In their well-researched book Planting an Empire: The Early Chesapeake in British North America (Johns Hopkins University Press, 2012), Jean B. Russo and J. Elliot Russo provide a rather exhaustive account of early European exploration and English settlement of the Chesapeake Bay region, and the development of “sister colonies” Virginia (1607) and Maryland (1634). They cover the period from exploration until just before the French and Indian War (1754). The main argument posited by the authors is that “any broad assessment [of the Chesapeake colonies in their first century or so of existence] must conclude that for white society as a whole enslaved labor was the route to substantial wealth.” (198) The focus of Planting an Empire is indisputably wealth– how it was made and transferred, by whom, to whom, and with what consequences. At times, the authors’ focus on economics can be tiresome. Nevertheless, the Russos do provide context and examples to balance estate lists and ships’ manifests. This balance helps readers see the way economic decisions impacted life at a personal, local, and macroscopic level. Unfortunately, slavery is not really examined as more than an economic institution, and the Russos seem to presume that the meaning of freedom is static and universal.
Economics is everywhere in Planting an Empire, from the role of English investment companies in the founding of settlements in Virginia and Maryland, to their growth as tobacco colonies to their diversification with westward expansion. Economics also connects the Chesapeake to the Caribbean from which most early slaves arrived in the North American colonies, rather than directly from Africa (94) and to which colonists exported goods such as timber and wheat (148). The establishment of social stability in the colonies over time created a series of “complex cultural changes” (129) that allowed established families to accumulate ever more capital, some of it in the form of slaves (132). Because the purchase of slaves was “out of reach for small planters,” (134) it became a hallmark of genteel life for planters not only to own slaves, but to have slaves dedicated to particular tasks in all aspects of plantation life –in the fields and in the home (161).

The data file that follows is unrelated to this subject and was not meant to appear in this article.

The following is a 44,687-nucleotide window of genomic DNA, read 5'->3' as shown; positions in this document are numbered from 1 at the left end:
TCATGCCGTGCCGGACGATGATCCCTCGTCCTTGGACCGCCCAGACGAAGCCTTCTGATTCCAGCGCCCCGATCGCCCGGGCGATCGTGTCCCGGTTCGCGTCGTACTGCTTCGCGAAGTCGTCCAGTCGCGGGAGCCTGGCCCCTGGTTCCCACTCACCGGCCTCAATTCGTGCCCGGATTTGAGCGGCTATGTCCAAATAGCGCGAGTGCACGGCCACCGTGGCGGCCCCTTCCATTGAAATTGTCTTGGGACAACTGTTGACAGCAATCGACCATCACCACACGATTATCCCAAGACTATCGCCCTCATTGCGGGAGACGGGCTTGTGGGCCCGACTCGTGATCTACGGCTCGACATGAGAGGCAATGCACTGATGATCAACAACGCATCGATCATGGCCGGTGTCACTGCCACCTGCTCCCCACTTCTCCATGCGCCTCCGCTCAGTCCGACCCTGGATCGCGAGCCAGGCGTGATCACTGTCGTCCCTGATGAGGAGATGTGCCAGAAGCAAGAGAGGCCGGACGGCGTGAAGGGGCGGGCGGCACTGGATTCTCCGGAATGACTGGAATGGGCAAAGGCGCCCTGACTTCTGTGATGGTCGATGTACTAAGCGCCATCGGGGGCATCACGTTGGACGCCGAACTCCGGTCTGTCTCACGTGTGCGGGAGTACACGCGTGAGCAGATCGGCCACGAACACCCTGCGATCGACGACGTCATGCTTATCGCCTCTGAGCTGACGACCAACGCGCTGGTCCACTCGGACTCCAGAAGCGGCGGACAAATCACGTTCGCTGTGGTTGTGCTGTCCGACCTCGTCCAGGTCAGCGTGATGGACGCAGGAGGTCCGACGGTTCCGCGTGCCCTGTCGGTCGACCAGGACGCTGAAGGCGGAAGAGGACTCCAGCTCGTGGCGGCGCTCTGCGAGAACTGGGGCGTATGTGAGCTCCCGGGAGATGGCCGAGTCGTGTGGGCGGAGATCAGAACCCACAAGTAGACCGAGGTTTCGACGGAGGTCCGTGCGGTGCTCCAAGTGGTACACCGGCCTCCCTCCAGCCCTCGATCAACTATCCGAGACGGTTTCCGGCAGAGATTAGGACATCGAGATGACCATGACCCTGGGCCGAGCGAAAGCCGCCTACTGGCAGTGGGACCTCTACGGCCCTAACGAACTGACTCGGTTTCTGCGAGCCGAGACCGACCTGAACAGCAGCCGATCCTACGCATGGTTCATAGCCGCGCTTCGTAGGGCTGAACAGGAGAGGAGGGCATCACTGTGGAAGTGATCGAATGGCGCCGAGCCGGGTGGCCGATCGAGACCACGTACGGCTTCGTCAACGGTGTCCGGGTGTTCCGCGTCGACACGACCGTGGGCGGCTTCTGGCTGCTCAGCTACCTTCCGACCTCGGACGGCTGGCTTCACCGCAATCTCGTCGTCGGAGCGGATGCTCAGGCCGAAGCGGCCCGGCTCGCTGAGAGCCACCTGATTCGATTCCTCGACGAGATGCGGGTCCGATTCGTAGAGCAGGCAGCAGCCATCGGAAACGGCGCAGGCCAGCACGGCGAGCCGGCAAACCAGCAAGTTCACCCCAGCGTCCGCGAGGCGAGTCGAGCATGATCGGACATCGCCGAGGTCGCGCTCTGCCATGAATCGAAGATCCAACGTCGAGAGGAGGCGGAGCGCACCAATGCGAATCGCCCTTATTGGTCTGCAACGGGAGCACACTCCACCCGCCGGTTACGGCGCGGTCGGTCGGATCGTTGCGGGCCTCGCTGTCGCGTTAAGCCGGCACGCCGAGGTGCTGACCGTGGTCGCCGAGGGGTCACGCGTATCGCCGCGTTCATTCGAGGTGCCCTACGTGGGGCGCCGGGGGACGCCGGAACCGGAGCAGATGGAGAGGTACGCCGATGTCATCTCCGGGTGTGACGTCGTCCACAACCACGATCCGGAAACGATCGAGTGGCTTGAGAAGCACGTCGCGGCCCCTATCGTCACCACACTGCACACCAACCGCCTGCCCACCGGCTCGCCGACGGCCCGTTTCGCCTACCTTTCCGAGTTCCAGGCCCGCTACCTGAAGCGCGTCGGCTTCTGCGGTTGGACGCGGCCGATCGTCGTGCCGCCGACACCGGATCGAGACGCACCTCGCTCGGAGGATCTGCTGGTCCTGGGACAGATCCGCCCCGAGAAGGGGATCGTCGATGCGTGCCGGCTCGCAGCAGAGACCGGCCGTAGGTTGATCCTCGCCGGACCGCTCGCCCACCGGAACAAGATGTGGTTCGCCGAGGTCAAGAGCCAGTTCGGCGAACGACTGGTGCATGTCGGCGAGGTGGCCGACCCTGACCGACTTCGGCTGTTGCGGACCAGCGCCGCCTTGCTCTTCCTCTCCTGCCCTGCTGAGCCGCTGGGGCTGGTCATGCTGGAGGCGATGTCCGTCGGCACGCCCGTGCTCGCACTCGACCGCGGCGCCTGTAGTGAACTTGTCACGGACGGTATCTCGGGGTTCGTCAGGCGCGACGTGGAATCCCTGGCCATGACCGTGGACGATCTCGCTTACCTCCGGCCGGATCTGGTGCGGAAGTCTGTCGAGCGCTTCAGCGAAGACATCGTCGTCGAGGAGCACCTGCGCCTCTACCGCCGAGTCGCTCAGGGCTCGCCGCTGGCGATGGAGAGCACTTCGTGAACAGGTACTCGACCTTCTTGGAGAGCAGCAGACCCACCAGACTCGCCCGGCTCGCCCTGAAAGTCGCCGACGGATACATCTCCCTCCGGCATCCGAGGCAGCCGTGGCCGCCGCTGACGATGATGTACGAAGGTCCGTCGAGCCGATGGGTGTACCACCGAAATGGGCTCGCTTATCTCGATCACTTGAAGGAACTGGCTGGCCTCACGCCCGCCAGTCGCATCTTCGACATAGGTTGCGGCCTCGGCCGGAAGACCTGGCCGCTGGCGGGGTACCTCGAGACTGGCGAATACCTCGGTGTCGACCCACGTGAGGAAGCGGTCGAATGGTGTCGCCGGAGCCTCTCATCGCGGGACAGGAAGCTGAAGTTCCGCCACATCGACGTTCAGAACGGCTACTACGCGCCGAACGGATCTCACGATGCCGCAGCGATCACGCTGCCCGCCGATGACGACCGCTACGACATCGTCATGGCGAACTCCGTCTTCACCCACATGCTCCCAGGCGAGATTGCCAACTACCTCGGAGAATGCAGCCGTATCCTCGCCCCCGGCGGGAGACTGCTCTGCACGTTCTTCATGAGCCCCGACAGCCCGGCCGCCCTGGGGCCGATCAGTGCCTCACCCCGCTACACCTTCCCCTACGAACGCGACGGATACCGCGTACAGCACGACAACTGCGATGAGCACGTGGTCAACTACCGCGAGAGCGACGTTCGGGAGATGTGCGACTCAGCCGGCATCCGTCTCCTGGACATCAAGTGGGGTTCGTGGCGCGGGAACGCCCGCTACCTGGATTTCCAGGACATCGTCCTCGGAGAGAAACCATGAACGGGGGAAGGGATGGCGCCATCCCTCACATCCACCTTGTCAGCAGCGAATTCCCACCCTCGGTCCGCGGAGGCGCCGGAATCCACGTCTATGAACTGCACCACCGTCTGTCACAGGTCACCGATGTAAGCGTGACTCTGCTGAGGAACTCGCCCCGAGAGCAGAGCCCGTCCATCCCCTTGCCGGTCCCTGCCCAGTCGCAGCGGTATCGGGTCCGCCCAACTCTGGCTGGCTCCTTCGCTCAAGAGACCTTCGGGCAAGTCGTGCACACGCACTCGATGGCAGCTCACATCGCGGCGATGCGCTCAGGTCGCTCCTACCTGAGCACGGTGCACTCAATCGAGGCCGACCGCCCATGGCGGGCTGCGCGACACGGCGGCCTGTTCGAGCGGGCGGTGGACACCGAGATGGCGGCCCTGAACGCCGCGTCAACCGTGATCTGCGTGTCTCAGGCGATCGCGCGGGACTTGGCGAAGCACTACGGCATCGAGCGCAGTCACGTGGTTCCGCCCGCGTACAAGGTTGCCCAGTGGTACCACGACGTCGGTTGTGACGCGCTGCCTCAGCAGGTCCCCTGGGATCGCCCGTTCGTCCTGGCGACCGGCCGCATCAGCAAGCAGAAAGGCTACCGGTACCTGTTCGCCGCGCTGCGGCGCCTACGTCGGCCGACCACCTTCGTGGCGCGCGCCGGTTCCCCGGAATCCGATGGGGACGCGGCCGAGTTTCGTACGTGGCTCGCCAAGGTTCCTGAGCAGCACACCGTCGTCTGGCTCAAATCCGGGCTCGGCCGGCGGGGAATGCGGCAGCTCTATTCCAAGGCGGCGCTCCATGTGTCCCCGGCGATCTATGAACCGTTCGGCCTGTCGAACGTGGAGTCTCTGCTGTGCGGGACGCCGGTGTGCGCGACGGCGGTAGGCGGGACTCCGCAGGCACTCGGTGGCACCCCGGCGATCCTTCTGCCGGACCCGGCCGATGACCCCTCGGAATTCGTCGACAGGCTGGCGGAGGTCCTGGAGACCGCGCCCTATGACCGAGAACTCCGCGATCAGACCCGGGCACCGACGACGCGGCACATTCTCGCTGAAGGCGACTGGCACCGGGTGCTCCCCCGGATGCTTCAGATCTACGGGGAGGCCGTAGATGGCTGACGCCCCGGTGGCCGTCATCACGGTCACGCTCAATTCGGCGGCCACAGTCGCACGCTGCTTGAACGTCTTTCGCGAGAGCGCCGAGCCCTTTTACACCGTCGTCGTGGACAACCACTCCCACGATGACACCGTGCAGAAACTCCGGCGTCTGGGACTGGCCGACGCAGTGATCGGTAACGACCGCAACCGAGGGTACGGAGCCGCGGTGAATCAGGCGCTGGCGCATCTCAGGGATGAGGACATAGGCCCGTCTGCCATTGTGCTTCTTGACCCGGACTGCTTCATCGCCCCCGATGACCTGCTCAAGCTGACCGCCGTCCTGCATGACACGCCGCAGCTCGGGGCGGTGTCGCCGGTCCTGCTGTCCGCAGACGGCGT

Despite describing colonial laws as “severely circumscribing the lives of all black people, whether free or enslaved” and claiming that “the region acquired the cultural features of a slave society, permeated by violence and […] notions of inherent inequality,” the Russos also maintain that “poorer whites who did not own slaves could have seen themselves as having more in common with blacks than with men whose wealth derived from slavery” (166). While the book provides readers with a sense of the importance of slavery to the economy of the colonial Chesapeake, the authors do not explore the human dimension of slavery. Slaves appear –as they might have to the colonists themselves– as little more than livestock.
Only the final chapter of the book really goes into significant detail about the lives of people of color in the colonial Chesapeake. There, the Russos provide evidence that racial distinction were still in flux in the colonial Chesapeake, and people of color could be more or less integrated into the social life of the colones; Under law, mixed-race children born to white women were free. Perhaps unsurprisingly, mixed-race children born to black women were slaves. The Russos also present evidence about the private lives and experiences of enslaved people. They review archaeological evidence to postulate about slave hobbies and diet (172). The book also provides a window into the potential usefulness of genealogy as a historical source. Familiar surnames in the Baltimore-Washington area like Carter and Carroll appear repeatedly along with other family names –Claiborne, Dinwiddie, Madden, Nicholson, Paca, Custis, Greene, Fleet, Dulany, Calvert, Addison– now common on street and place names throughout the Baltimore metro area. Because enslaved people were often assigned their owners’ last names, these family connections may provide us with clues for re-evaluating the historical record of slavery. The Russos also provide some geographical insights. Slaveowning was not as widespread on the Chesapeake’s Eastern shore (199), so that area may have been a first stop on the way to freedom.
Adapted from Planting an Empire- can you dig it? by David B.